`Monolix`

recognized this keyword `LIMIT`:

`Monolix`

will use this additional information for properly estimating the parameters of the model and imputing the BLQ data for the diagnostic plots.

## PK data below a lower limit of quantification or below a limit of detection

**censored2_project**(data = ‘censored2_data.txt’, model = ‘lib:oral1_1cpt_kaVk.txt’)

Several censoring processes can be combined in the same data set, assuming different limits. We may know, for instance that a PK data is either below a limit of detection (LLOD=1.2) or between the limit of detection and the limit of quantification (LLOD=1.2LLOQ=1.8). Column `LIMIT` and `Y` report respectively the lower and upper limits of the censoring intervals:

Plot of individual fits now displays LLOQ or LLOD with a red star when a PK data is censored:

## PK data below a lower limit of quantification and PD data above an upper limit of quantification

**censored3_project**(data = ‘censored3_data.txt’, model = ‘pkpd_model.txt’)

We work with PK and PD data in this project. We assume that the PD data may be right censored and that the upper limit of quantification is ULOQ=90. We use `CENS=-1` to indicate that an observation is right censored. In such case, the PD data can take any value above the upper limit reported in column `Y` (here `YTYPE=1` and `YTYPE=2` are used respectively for PK and PD data):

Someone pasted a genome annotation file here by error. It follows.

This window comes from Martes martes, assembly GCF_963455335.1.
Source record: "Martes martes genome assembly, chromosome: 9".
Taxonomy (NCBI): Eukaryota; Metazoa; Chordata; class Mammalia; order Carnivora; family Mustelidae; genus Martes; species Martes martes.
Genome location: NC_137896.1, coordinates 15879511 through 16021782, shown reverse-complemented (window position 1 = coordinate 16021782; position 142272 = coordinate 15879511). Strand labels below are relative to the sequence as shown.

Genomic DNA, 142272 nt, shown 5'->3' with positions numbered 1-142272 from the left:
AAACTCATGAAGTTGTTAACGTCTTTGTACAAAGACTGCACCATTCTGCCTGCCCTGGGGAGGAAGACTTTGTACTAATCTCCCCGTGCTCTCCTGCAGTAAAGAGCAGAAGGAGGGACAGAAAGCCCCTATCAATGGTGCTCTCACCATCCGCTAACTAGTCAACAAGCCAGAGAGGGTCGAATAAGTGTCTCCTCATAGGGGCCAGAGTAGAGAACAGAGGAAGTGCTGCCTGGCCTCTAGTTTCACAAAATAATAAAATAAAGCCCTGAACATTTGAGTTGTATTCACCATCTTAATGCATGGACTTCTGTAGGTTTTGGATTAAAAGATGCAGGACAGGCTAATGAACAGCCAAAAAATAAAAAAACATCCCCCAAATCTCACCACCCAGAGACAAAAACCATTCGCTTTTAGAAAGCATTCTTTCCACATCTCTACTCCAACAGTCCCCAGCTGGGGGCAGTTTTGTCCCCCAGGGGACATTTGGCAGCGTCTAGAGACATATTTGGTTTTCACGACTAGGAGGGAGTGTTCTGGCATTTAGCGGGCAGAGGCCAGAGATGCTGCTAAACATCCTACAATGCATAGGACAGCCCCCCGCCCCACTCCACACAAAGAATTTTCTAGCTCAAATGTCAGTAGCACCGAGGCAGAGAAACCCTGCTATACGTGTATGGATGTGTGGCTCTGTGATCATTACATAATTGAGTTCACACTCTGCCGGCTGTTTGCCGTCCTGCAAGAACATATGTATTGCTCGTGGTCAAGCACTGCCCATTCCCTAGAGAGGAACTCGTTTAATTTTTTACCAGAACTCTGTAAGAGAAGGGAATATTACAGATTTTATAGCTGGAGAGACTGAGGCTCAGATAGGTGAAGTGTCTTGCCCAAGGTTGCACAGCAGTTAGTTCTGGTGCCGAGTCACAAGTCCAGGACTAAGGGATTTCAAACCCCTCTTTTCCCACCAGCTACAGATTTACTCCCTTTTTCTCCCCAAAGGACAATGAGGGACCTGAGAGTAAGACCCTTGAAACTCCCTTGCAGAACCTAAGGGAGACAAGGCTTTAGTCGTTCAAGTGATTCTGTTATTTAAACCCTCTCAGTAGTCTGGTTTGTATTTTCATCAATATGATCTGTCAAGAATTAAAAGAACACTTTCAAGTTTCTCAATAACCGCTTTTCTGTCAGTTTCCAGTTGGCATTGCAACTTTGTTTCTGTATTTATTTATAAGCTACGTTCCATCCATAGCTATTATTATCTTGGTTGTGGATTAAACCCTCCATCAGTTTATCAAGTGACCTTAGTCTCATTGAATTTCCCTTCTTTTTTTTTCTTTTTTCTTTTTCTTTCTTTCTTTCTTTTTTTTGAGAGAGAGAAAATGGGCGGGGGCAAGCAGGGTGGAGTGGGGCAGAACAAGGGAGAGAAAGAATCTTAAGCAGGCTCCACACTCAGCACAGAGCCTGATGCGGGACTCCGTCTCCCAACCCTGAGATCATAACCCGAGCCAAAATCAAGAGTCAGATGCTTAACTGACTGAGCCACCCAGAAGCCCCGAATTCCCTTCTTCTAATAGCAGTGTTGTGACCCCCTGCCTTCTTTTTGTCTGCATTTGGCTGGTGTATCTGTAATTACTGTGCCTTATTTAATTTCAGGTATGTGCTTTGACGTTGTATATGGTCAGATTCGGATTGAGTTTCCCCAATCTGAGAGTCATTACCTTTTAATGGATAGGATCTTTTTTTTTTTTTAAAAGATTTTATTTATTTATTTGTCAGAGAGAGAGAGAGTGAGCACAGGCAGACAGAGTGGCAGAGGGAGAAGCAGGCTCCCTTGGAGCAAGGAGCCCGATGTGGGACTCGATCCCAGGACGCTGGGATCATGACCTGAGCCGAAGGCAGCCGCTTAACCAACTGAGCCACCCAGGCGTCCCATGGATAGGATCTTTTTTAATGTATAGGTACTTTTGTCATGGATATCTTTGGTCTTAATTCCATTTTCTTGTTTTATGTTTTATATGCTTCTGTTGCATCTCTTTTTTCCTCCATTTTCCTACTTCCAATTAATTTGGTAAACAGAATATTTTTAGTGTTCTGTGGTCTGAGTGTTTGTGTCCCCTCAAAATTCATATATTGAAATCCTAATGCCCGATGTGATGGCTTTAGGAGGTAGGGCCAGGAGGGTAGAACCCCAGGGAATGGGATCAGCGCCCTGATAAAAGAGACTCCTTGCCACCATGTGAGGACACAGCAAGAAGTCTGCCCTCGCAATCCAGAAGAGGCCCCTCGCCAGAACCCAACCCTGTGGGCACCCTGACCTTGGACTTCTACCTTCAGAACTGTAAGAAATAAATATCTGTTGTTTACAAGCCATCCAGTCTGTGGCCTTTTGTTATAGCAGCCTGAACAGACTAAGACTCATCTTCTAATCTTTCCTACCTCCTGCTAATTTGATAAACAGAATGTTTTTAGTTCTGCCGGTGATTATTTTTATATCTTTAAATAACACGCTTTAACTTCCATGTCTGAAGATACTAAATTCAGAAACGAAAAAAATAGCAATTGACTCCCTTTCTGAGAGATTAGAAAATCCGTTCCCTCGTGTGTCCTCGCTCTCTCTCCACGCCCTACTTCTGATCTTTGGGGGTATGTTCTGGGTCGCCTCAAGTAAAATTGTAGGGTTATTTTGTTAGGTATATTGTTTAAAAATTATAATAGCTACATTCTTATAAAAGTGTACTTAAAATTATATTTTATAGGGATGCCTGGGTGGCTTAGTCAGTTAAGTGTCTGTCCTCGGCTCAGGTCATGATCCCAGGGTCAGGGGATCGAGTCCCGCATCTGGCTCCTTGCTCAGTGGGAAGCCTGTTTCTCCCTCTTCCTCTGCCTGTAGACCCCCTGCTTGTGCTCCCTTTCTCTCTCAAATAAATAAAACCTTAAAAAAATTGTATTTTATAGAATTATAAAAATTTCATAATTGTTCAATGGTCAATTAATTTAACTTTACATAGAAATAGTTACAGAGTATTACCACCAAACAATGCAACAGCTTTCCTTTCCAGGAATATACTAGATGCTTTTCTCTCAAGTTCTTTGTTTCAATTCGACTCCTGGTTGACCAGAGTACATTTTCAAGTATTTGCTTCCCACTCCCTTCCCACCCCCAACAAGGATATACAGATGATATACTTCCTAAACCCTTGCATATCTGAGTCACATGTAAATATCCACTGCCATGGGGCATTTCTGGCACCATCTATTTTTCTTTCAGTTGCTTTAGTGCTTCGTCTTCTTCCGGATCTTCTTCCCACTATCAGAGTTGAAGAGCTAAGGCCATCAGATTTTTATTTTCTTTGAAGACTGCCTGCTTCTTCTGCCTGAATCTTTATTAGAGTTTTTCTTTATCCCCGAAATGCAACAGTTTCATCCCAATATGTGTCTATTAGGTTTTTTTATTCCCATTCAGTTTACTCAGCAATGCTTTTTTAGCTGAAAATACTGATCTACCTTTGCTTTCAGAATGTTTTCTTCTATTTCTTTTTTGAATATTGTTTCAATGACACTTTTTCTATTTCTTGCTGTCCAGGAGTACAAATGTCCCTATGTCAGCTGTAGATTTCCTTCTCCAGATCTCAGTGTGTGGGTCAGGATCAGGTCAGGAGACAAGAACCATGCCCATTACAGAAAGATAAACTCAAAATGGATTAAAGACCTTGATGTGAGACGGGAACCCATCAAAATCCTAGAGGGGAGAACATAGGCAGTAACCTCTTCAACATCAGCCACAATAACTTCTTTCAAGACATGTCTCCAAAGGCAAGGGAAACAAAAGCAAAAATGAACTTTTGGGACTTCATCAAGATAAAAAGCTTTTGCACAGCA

Plot of individual fits for the PD data now displays ULOQ and the predicted PD profile:

We can display the cumulated fraction of censored data both for the PK and the PD data:

## Combination of interval censored PK and PD data

**censored4_project**(data = ‘censored4_data.txt’, model = ‘pkpd_model.txt’)

We assume in this example

- 2 different censoring intervals(0,1) and (1.2, 1.8) for the PK,
- a censoring interval (80,90) and right censoring (>90) for the PD.

Combining columns `CENS`, `LIMIT` and `Y` allow to combine efficiently these different censoring processes:

This coding of the data means that, for subject 1,

- PK data is between 0 and 1 at time 30h,
- PK data is between 1.2 and 1.8 at times 0.5h and 24h,
- PD data is between 80 and 90 at times 12 and 16,
- PD data is above 90 at times 4 and 8.

Plot of individual fits for the PK and the PD data displays the different limits of these censoring intervals:

Other diagnostic plots, such as the plot of observations versus predictions, adequately use imputed censored PK and PD data:

## Case studies

**8.case_studies/hiv_project**(data = ‘hiv_data.txt’, model = ‘hivLatent_model.txt’)**8.case_studies/hcv_project**(data = ‘hcv_data.txt’, model = ‘hcvNeumann98_model_latent.txt’)